As interpreted by Jeff Bridges, Cogburn is a long way from John Wayne’s stony performance. Between periods of active manhunting, he is mostly drunk. Apparently, whiskey is to the marshal what cocaine was to Sherlock Holmes. Bridges is clearly having a blast, alternating between barely coherent mumbles and glib wisdom concerning the dire realities of life, calling to mind the late great George C. Scott when he played The Flim-Flam Man. This character adds a genuine sense of humor to his Oscar-winning Crazy Heart role, without being so damned maudlin.
Hailee Steinfeld, in the leading role, does a tough job well. She plays a self-assured, loquacious, and fiercely stubborn young woman who gets on the nerves of all the characters without doing the same to the audience. The reason for this seems to be that she is usually in the right. She also has as much grit as either of the men accompanying her into the wilderness, and her resourcefulness will prove as vital as theirs. Her tenacity impresses the crusty Cogburn early on, winning his respect and devotion whether or not he is willing to admit it. Damon’s haughty ranger is a harder case, but ultimately gets the chance to show some loyalty and grit of his own. Damon excels at playing understated oddballs, and once he breaks the role in for a few minutes, he is quite enjoyable.
The bad guys deserve a nod as well. Josh Brolin, looking like a young Lee Marvin, plays Chaney as ambiguously slow-witted. At one point, Damon’s character insists that the man is a cunning criminal acting the fool for a ruse, but it sure seems convincing once he shows up. He radiates an eerie, undefinable menace. Whatever his real story, he seems like a man who might indeed need killing. Barry Pepper, as the leader of Chaney’s outlaw posse, is a supremely nasty fellow. Strident, slobbery and gaunt, he makes exceptional use of his brief screen time. He also bears more than a passing resemblance to Harry Dean Stanton, which is always a plus for an unsettling villain.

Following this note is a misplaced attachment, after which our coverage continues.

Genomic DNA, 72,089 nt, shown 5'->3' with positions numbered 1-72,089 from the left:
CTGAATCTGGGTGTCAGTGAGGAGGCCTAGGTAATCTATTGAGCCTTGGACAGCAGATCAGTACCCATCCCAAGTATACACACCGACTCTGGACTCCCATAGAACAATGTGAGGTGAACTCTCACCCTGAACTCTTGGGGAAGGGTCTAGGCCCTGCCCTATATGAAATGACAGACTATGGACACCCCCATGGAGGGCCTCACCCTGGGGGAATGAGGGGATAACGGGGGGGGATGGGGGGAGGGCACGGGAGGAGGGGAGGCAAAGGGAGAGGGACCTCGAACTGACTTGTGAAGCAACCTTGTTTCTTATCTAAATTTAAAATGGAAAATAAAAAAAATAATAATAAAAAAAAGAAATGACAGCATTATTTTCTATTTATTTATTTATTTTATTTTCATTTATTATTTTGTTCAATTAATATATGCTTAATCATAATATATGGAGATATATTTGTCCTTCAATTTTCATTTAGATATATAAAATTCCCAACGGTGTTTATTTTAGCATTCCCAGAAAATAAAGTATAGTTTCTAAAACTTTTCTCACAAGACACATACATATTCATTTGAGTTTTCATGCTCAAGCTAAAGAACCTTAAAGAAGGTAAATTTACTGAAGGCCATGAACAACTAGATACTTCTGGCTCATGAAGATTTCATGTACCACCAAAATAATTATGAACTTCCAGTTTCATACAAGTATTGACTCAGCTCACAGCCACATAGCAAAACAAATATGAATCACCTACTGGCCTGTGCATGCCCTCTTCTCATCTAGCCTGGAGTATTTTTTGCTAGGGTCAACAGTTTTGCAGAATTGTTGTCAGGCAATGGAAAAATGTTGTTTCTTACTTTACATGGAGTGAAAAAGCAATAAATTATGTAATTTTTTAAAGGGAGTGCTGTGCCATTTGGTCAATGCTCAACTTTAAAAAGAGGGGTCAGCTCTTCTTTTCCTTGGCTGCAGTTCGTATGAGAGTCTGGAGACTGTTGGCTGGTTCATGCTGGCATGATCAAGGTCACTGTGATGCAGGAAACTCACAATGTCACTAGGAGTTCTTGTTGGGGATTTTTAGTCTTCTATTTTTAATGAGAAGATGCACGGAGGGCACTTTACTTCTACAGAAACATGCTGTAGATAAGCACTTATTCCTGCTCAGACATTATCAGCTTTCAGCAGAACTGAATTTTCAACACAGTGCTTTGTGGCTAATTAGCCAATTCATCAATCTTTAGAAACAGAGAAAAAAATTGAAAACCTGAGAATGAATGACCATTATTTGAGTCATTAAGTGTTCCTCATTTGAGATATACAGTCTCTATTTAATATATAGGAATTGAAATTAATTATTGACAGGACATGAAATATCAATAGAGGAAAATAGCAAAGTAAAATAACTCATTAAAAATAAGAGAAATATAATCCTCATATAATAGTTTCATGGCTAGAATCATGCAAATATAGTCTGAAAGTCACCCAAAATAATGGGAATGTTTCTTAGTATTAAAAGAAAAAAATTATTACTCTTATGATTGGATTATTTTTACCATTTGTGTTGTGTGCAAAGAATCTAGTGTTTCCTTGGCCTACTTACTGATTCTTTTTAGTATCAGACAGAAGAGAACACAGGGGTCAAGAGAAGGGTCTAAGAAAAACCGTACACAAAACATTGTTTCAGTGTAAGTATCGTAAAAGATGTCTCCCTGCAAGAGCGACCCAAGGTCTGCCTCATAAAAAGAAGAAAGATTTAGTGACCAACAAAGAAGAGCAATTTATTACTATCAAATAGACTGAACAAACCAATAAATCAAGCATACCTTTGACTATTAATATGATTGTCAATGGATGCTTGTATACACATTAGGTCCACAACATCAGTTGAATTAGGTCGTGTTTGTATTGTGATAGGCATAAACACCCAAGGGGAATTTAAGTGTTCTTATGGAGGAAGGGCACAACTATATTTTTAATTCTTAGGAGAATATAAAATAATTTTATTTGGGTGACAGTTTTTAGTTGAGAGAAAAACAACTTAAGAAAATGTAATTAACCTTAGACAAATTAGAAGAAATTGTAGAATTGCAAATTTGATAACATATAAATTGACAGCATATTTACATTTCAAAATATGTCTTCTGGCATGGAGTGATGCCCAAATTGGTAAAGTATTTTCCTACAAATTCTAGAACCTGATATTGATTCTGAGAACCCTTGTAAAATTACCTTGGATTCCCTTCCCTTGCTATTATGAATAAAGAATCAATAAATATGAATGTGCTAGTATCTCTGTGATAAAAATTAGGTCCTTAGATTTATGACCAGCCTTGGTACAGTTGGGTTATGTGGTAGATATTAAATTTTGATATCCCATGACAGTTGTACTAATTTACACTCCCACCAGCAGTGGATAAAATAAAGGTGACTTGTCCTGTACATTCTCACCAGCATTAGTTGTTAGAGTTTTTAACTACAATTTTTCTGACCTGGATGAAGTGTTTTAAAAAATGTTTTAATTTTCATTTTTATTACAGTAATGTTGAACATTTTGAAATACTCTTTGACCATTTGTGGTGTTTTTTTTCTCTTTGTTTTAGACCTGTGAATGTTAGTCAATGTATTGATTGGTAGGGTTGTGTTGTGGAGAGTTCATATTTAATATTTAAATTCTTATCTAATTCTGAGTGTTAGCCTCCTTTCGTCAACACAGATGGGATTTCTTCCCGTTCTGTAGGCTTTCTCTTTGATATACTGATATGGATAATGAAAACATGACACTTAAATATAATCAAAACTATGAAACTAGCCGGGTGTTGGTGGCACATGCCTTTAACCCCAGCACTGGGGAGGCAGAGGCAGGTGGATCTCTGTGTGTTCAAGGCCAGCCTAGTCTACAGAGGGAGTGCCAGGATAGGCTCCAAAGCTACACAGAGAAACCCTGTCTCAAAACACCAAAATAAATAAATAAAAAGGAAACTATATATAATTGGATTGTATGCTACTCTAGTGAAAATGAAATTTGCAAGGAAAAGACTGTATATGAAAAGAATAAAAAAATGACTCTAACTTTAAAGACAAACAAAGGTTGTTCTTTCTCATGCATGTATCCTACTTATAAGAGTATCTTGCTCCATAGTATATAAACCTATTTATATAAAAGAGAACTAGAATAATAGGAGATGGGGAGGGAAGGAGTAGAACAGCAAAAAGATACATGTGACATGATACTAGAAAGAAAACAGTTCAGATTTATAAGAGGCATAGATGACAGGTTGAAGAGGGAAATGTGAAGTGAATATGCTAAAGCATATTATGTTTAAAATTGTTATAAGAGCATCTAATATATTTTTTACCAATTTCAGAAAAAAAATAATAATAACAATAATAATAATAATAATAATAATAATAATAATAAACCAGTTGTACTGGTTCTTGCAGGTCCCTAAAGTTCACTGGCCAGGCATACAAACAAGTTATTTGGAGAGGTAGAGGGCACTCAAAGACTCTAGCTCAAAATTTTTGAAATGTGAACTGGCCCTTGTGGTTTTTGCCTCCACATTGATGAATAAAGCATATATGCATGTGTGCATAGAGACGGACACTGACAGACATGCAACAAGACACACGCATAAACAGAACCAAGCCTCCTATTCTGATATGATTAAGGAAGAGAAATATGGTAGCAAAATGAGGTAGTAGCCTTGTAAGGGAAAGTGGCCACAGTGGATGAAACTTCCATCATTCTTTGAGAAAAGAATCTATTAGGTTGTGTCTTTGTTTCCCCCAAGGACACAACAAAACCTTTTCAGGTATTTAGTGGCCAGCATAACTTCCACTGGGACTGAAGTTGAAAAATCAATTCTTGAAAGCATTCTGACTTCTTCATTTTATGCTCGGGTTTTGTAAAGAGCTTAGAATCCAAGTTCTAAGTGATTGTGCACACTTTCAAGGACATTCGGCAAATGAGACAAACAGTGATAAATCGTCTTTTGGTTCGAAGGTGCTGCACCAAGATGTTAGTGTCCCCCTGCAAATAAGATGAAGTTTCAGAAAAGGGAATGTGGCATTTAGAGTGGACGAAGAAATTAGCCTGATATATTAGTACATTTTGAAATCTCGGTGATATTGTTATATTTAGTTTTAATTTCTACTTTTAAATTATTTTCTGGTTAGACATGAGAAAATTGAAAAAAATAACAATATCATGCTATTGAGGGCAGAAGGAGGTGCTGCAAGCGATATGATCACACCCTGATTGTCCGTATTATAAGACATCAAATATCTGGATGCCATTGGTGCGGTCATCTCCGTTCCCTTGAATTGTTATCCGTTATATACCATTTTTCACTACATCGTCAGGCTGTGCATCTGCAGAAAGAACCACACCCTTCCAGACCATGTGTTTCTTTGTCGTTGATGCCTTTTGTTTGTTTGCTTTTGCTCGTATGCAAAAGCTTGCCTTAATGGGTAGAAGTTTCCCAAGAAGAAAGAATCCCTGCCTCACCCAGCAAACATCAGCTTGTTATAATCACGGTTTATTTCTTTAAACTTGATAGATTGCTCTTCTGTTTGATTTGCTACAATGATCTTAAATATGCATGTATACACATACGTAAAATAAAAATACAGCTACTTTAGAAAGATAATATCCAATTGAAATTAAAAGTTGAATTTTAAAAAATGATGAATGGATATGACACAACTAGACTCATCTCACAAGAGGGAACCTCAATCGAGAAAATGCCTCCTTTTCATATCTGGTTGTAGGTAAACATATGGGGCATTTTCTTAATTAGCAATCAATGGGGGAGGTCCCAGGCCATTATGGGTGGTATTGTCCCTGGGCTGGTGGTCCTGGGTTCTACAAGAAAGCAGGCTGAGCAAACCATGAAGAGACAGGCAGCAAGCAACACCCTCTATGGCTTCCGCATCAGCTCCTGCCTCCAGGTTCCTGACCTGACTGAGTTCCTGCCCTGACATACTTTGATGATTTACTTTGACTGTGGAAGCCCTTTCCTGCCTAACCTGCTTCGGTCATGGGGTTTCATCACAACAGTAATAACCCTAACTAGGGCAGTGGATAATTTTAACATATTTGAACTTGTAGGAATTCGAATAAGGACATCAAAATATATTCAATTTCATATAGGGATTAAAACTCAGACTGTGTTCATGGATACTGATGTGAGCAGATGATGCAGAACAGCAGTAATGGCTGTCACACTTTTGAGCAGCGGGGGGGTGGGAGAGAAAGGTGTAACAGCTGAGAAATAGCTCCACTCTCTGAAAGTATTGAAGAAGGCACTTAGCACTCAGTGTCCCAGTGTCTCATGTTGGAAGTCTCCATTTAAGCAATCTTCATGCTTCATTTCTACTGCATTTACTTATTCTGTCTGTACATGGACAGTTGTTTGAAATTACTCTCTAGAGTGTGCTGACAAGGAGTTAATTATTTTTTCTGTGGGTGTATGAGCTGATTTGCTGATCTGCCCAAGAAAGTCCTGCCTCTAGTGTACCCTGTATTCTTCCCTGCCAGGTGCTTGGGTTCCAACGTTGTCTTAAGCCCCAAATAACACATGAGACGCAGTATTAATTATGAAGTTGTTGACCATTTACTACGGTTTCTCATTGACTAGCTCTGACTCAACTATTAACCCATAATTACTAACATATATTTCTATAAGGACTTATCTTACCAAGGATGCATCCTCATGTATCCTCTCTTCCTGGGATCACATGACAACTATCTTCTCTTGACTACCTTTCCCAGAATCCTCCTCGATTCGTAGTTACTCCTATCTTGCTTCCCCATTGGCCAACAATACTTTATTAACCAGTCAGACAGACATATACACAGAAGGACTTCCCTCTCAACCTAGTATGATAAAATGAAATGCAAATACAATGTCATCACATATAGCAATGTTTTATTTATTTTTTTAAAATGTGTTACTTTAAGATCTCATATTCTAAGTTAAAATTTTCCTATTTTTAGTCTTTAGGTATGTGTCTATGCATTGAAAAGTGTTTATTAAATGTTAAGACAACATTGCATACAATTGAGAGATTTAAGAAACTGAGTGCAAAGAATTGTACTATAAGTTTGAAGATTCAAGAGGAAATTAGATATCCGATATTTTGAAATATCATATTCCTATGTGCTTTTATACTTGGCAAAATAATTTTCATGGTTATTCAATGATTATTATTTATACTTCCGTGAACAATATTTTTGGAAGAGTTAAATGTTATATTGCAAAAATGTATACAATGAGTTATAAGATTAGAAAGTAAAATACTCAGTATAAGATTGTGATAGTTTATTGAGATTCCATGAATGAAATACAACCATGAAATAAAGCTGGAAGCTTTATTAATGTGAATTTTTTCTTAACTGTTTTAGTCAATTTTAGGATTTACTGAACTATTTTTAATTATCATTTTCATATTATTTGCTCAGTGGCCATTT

As with O Brother and other works, the Coens put great thought into their musical selection for the score of True Grit. The recurring melodic theme is a tender piano rendition of “Leaning On The Everlasting Arms.” This is not only a wonderful classic hymn, but – in a choice that must be more than coincidental – also the favorite tune of Harry Powell, the murderous preacher played by Robert Mitchum in The Night Of The Hunter. You will hear other familiar strains woven throughout, including “What A Friend We Have In Jesus,” but “Everlasting Arms” is Mattie’s main theme. It continually recalls the staunch Protestant upbringing implied by her modesty and bearing – an interesting complement to her adventurous spirit and the vengeful fire smoldering in her belly.
The elusive nature of “grit” is a theme spanning the full length of the film. As Joe Pesci might put it, “what is grit?” It is a quality never explicitly defined, but seems to be just the right combination of toughness and bravery to get the most dangerous job done. It may not appear outwardly until absolutely necessary, but those who have it deep down will summon it up when they truly need it. It also involves a certain amount of self-sacrifice. None of the characters, no matter how resourceful or upstanding, will emerge untouched by pain and suffering. It is enough merely to survive. Escaping outright destruction seems to be the ultimate test of who has grit, and who has none.